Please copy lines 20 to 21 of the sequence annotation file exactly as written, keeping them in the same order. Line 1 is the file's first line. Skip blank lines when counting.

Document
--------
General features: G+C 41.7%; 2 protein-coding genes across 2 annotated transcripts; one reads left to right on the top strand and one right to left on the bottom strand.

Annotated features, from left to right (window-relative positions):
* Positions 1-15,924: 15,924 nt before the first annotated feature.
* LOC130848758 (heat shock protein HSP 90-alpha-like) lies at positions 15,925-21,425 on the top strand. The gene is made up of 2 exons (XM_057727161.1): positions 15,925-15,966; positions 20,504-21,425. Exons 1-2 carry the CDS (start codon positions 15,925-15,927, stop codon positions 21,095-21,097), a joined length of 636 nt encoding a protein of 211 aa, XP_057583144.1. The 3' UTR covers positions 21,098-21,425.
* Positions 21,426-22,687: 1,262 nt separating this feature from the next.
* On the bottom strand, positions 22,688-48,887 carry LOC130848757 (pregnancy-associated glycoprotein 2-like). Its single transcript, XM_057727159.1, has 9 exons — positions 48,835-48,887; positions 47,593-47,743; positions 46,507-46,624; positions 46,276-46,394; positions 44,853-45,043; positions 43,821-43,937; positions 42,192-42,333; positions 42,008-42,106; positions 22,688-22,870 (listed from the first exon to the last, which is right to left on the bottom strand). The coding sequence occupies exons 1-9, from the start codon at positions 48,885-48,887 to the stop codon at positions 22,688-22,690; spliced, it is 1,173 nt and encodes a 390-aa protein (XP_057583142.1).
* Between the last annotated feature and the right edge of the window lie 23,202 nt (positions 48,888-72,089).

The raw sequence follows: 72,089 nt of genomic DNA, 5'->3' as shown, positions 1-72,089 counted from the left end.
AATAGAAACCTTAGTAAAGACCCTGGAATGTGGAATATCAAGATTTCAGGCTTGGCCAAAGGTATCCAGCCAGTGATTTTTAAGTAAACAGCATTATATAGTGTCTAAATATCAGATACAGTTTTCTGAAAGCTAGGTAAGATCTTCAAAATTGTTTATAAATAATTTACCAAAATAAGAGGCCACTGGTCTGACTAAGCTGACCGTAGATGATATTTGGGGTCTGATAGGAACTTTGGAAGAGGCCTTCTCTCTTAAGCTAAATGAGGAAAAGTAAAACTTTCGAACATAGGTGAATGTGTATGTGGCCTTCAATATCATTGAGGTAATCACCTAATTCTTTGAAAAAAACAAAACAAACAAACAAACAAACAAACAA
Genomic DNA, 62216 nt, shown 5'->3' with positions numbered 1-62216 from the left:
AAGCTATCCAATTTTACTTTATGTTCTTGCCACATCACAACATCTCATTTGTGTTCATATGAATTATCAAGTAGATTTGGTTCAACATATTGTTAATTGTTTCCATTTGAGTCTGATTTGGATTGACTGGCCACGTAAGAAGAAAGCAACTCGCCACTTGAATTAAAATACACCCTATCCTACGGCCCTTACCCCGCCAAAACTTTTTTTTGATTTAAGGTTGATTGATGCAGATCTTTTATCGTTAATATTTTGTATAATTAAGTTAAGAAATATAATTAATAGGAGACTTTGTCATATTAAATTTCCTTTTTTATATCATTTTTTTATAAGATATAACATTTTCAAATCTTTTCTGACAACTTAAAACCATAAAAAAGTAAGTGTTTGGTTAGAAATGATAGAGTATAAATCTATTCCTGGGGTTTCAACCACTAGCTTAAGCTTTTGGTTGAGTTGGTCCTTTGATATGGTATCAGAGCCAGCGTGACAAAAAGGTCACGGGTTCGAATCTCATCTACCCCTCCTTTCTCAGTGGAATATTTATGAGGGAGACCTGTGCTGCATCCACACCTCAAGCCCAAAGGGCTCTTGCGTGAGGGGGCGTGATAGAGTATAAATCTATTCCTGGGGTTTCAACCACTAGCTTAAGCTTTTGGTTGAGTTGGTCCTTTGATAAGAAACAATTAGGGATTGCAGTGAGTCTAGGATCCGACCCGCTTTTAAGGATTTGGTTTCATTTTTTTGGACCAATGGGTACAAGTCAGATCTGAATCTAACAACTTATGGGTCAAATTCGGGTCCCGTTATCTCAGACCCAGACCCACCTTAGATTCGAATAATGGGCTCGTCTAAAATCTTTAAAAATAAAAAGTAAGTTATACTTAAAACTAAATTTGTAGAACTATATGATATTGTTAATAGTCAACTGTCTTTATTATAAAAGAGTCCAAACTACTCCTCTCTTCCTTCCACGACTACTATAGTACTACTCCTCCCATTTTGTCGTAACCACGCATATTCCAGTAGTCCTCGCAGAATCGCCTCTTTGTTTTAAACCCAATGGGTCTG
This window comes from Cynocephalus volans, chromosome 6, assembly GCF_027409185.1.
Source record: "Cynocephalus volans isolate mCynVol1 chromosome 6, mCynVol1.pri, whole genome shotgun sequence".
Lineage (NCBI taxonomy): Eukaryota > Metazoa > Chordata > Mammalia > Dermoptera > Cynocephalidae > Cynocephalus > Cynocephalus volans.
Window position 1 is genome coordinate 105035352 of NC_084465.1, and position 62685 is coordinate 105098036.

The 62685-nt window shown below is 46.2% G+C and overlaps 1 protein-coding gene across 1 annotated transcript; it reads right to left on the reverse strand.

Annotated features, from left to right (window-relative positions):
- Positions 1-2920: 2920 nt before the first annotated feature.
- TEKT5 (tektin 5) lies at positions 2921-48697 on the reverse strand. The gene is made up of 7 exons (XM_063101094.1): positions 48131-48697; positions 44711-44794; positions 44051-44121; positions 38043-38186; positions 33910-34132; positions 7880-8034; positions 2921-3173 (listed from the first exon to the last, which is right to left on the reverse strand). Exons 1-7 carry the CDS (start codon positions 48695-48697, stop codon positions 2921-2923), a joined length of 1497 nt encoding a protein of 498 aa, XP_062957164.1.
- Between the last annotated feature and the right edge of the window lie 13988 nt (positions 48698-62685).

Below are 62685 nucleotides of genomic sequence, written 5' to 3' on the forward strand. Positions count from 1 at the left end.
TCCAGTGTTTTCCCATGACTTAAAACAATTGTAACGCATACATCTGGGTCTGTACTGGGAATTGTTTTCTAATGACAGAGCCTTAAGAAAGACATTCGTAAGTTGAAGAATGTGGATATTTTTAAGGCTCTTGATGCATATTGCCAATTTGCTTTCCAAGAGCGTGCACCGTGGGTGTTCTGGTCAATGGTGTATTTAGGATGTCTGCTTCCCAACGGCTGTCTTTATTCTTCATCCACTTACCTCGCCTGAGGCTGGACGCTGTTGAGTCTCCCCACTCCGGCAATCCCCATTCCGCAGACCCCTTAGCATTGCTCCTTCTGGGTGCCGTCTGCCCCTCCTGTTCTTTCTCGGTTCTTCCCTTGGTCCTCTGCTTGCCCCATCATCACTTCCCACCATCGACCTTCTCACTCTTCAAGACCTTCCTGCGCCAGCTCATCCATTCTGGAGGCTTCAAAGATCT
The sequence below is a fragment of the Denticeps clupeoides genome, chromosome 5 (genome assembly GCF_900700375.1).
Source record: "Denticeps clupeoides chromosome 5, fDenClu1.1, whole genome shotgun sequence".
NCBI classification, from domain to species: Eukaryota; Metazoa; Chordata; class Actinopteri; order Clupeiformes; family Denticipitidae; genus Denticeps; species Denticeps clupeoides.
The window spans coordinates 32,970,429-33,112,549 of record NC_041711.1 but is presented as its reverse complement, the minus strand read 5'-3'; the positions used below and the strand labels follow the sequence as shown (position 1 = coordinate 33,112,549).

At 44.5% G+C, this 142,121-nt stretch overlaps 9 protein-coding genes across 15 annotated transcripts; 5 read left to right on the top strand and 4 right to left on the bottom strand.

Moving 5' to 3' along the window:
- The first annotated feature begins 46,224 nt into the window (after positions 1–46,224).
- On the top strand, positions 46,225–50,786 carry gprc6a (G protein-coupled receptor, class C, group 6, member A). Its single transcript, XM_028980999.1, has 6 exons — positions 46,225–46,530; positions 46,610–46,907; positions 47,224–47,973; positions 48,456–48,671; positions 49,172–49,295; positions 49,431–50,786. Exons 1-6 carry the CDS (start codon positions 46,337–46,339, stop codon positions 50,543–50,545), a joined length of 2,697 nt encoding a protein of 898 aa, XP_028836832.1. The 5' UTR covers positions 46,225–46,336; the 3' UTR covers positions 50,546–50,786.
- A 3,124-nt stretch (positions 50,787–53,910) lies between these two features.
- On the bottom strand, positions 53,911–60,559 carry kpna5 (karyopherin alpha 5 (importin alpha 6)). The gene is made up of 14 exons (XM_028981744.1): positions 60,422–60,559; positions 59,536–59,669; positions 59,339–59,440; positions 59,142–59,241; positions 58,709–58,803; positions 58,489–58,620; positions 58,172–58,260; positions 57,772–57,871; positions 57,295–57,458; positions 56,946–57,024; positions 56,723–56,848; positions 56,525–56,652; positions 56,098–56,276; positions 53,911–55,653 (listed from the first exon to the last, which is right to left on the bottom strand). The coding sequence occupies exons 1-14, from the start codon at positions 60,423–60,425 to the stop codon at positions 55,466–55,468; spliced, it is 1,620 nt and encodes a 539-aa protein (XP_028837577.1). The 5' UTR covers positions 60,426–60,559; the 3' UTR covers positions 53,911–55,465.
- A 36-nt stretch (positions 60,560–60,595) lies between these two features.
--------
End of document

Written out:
- Between the last annotated feature and the right edge of the window lie 13988 nt (positions 48698-62685).

Below are 62685 nucleotides of genomic sequence, written 5' to 3' on the forward strand. Positions count from 1 at the left end.